Troutbeck Tongue nestles between Trout Beck and Hagg Beck splitting the valley of Troutbeck like a wedge as you look to its head of Threshthwaite Mouth. It is of modest height and its position far into the valley makes for an anticipatory walk in. Glimpses can be seen through the trees and hedgerows but it isn't until quite close that its complete profile may be seen. Then you wonder how it can be climbed. A direct ascent can be made of the steep nose of the fell, albeit with a little detour because of a wall blocking the way, and is quite straightforward. It is just steep and in summer the path plays 'peek-a-boo' under waist high bracken. Views from its summit are not expansive being limited by substantially higher surrounding fells, except back down the valley to slightly west of south. Windermere then being the main interest.
Starting on the outskirts of the village of Troutbeck, this walk takes a meandering route, passing the church and near to the popular walkers' hostelry of The Mortal Man, to avoid too much walking alongside the A592. Then linking various paths and quiet roads through pastoral scenery to the base of the Tongue. after a good steep but short climb the summit is gained. Returning along a Roman road, a low-level part of the famous High Street, there are more views into and across the valley. After only a short section along the pavement beside the A592 the car park is just a step or so away.
The church in Troutbeck is unusual for being called Jesus Church as they are usually named after patron saints.
A small informal parking area just 50m (55 yards) down the back road near church bridge is the most appropriate starting point and has space for approximately 6 cars.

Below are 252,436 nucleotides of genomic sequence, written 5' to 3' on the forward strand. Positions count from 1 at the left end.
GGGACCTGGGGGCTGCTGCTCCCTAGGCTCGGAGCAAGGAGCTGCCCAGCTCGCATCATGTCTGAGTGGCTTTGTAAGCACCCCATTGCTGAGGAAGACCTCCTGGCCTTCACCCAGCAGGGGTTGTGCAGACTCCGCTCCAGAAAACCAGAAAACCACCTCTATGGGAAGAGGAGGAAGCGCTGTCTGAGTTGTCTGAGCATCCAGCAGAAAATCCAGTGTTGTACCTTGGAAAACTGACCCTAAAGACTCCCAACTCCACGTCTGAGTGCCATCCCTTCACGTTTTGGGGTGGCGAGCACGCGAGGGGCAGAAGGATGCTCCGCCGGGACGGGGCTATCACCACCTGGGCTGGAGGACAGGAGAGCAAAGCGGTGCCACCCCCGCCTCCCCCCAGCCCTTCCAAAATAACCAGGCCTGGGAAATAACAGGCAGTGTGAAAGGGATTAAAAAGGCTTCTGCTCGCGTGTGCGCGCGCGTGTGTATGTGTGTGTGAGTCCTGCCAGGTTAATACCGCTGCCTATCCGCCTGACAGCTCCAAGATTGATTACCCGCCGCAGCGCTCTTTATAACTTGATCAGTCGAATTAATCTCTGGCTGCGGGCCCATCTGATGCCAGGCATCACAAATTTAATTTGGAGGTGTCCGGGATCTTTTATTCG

If you need accommodation we have details of 115 properties offering rooms near the start of this walk. Here are some examples:
Walk height profile
note that gradients are usually grossly exaggerated
From the parking area return to the main A592 and turn left along the pavement to the church. Continue to the far edge of the church grounds and turn left signposted "public bridleway". Bear left on to the gravel track around the edge of the field. In about 100m (110 yards) - at the end of the gravel, bear slightly right to pass through a gate almost directly ahead with a small public footpath sign.
Follow the path alongside the fence to the middle of the field and where the fence turns right go straight ahead across the field. The clearly used path ducks under a large oak tree and continues ahead to a kissing gate. Pass through, and along a terraced path above a beck to go through another kissing gate. Into the fenced pedestrian lane between fields, and along to yet another gate. Passing through this gate continue to the tarmac road. Turn right to the A591 again.
Carefully cross the road and take the narrow lane directly opposite. This is Truss Lane. Follow it down to join Ing Lane below Town Head. Reaching the tarmaced Ing Lane, bear right. Follow the tarmac, bear right to cross the humpbacked Ing Bridge and then left. Eventually you cross Hagg Bridge.
The other side of Hagg Bridge is an unfenced grass field, and a stile whose only remaining purpose is to hold up the footpath sign! Follow the direction of the sign to cross the field, the path follows only just to the right of a small hummock, called Hall Hill, in the middle of the field and climbs to a gate in the wall. Go through this gate and out onto the track.
Turn right to follow the track as it swings around the right hand side of Troutbeck Tongue. This easy track drops slightly to a gate. Pass through the gate and immediately leave the track for a narrow path climbing steeply on the left. This zigzags a little through luxurious summer bracken and returns to follow the wall for a few metres before bearing away to the right.